anaspot - for analyzing SPOT.XDS files for ice-rings; an anaspot call will limit the found spots to the set resolution based on the current, idealised geometry, added high-resolution criteria with implementation of CC1/2 calculation according to Karplus & Diederichs (2012) paper, new analysis options with a new plot that combines divergence and mosaicity, the MTZANA tool for analyzing merged MTZ files, new command-line arguments -colcmpl and -nocolcmpl to print (or not) completeness per column.
BUSTER 20200206 includes improvements to restraint dictionaries (handling of torsion angle restraints for non-Grade dictionaries, access to CCP4 monomer library, improved heme dictionaries), occupancy refinement improvements in pdb2occ, a new macro for 2nd shell water addition, and TLS detection of empty or incorrect definitions.
CCMPred was added to SBGrid at version 0.3.2. CCMPred is software for protein residue-residue Contacts from Correlated Mutations PREDicted quickly and accurately.
ChemEx was added to SBGrid at version 2018.10.2. ChemEx is an analysis program for chemical exchange detected by NMR.
CrystalFEL was bumped to version 0.9.0. This update includes new options for wide bandwidth and electron diffraction processing, a new tool called cell_tool for operations on unit cell files, a new unit cell comparison algorithm, native handling of CBF files, and a change in ambigator so that resolution limits are no longer needed.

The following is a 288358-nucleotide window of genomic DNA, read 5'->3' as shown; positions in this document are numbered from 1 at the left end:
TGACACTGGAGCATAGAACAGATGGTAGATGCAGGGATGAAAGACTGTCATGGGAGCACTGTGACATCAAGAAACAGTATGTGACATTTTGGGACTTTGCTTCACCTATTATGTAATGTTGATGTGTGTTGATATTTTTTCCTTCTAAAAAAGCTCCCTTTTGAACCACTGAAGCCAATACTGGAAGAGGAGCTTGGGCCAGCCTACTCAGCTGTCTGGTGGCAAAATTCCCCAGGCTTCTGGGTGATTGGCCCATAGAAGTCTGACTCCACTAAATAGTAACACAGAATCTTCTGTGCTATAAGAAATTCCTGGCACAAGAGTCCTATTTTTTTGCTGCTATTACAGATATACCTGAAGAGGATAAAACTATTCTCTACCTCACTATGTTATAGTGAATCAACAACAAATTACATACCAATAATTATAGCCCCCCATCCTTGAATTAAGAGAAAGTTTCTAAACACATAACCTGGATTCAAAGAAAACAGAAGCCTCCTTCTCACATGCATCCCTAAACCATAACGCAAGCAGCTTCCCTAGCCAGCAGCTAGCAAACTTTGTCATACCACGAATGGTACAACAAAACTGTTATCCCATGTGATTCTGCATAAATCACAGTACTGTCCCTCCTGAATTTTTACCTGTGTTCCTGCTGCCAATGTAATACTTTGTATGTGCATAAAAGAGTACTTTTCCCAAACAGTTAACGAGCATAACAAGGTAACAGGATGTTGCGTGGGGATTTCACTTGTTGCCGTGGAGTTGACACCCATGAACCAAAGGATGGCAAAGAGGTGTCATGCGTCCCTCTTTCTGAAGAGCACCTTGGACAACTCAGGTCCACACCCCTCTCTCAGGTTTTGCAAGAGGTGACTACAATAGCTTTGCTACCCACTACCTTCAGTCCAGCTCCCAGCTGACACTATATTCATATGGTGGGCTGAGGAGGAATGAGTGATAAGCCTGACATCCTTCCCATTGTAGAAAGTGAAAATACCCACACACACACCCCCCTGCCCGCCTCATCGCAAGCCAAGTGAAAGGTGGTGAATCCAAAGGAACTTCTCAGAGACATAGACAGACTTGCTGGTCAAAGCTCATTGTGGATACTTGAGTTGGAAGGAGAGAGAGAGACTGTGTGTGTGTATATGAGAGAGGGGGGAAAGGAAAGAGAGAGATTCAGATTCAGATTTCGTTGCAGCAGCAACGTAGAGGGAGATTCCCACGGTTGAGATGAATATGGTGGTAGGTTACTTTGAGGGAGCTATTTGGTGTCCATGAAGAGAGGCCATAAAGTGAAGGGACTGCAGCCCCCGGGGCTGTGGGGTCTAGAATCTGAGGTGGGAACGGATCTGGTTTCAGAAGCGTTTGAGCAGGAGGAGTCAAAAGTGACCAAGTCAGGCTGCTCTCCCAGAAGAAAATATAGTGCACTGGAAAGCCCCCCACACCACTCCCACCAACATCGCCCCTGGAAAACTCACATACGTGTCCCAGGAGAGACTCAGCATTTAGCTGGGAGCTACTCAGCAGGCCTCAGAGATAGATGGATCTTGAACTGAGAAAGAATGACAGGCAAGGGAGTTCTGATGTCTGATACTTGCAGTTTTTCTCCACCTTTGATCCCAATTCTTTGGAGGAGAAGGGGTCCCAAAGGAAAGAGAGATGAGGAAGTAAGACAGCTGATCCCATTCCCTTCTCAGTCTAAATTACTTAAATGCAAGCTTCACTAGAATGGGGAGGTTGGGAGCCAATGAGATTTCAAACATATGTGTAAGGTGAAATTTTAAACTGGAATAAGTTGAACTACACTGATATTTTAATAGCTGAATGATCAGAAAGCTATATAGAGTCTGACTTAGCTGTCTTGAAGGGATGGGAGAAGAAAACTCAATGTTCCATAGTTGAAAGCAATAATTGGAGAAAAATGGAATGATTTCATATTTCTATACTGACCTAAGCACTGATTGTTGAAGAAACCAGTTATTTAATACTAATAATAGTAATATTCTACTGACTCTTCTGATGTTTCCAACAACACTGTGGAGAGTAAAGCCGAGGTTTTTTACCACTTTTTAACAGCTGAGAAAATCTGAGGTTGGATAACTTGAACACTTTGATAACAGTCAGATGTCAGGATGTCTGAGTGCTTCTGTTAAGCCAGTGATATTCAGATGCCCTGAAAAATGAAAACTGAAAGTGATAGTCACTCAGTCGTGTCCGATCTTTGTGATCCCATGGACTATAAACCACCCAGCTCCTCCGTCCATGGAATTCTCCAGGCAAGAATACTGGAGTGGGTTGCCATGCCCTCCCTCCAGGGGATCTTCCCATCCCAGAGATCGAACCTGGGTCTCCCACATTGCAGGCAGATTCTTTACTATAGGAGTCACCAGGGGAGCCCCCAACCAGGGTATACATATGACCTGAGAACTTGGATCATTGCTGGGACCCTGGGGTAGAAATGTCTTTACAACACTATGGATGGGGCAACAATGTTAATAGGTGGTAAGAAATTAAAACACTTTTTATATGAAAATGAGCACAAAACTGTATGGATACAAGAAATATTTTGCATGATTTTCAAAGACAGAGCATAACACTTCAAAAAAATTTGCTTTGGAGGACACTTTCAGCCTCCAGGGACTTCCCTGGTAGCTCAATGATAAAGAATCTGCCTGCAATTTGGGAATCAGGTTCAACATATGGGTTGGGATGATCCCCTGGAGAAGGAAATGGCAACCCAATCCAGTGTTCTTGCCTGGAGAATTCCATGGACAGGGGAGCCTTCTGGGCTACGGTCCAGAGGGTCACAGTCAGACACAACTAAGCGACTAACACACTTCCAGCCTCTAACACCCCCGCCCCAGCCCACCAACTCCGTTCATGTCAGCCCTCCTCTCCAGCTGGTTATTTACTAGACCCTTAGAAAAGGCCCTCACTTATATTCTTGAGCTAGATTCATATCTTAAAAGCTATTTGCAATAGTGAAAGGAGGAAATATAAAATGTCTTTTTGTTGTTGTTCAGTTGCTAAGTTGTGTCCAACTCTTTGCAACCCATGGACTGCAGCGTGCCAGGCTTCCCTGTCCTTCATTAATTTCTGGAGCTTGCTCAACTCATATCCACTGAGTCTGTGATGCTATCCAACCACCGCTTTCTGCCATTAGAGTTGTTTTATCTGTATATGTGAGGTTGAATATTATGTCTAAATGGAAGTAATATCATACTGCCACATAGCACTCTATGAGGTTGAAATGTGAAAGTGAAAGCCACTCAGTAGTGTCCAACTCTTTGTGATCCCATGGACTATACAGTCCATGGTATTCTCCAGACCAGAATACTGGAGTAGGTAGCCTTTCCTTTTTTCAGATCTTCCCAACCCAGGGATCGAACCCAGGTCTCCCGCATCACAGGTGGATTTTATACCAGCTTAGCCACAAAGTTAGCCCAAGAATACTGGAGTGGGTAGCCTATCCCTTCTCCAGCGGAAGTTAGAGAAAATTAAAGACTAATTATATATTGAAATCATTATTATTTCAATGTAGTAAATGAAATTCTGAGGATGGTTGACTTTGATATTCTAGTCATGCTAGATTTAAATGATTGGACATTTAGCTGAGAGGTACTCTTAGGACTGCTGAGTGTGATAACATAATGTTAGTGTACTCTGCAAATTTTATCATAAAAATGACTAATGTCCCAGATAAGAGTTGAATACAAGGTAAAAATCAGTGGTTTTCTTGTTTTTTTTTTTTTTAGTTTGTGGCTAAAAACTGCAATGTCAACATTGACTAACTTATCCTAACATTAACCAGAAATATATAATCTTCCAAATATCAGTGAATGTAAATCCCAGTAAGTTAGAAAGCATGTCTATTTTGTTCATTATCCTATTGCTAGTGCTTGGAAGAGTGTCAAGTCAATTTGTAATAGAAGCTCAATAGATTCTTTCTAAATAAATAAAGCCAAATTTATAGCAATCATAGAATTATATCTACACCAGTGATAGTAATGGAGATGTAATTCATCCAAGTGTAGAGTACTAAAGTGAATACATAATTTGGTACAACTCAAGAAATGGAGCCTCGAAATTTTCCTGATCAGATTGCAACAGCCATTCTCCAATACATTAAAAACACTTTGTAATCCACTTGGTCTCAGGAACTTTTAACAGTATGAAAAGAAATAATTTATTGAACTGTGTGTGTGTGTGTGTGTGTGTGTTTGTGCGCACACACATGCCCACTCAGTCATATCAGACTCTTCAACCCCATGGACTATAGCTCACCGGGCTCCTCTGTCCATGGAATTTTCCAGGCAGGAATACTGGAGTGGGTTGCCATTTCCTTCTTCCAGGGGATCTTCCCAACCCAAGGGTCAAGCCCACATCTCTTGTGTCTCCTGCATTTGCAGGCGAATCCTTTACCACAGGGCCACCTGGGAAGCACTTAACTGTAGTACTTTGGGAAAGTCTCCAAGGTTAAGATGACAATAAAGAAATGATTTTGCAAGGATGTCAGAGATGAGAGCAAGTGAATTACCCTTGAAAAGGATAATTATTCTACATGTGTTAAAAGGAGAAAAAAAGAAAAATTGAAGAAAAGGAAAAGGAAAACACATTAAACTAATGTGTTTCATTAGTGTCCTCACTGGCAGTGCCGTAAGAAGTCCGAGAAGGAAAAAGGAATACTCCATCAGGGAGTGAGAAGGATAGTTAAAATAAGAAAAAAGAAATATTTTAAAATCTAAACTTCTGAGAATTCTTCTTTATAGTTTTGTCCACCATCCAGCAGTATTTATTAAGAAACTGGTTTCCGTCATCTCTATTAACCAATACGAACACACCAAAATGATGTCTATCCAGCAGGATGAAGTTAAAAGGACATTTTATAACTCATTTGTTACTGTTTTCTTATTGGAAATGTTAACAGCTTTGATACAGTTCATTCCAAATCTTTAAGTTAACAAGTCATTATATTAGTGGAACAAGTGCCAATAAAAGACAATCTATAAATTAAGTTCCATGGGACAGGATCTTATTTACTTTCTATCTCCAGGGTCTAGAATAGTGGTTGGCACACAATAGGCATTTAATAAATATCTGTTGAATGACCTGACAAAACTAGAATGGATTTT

DIALS is now at version 2.1.2.
LigPlot+ was bumped to version 2.12.1.
Mono is now at version 220.127.116.11. See the Mono website for release notes.
MotionCor2 1.3.1 brings performance improvements along with fixes to the generation of the motion corrected stack, raw sum, and slow-loading of MRC movies.
SIDESPLITTER, a tool for mitigating local over-fitting during single particle reconstruction, is new to SBGrid. See more info on the SIDESPLITTER website.
Please note that not all software applications are available to every SBGrid member type. If you see an application that you would like to use, but is not included in your software tree, please contact us to find out what options are available for access.
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More information about the SBGrid Consortium is available at http://sbgrid.org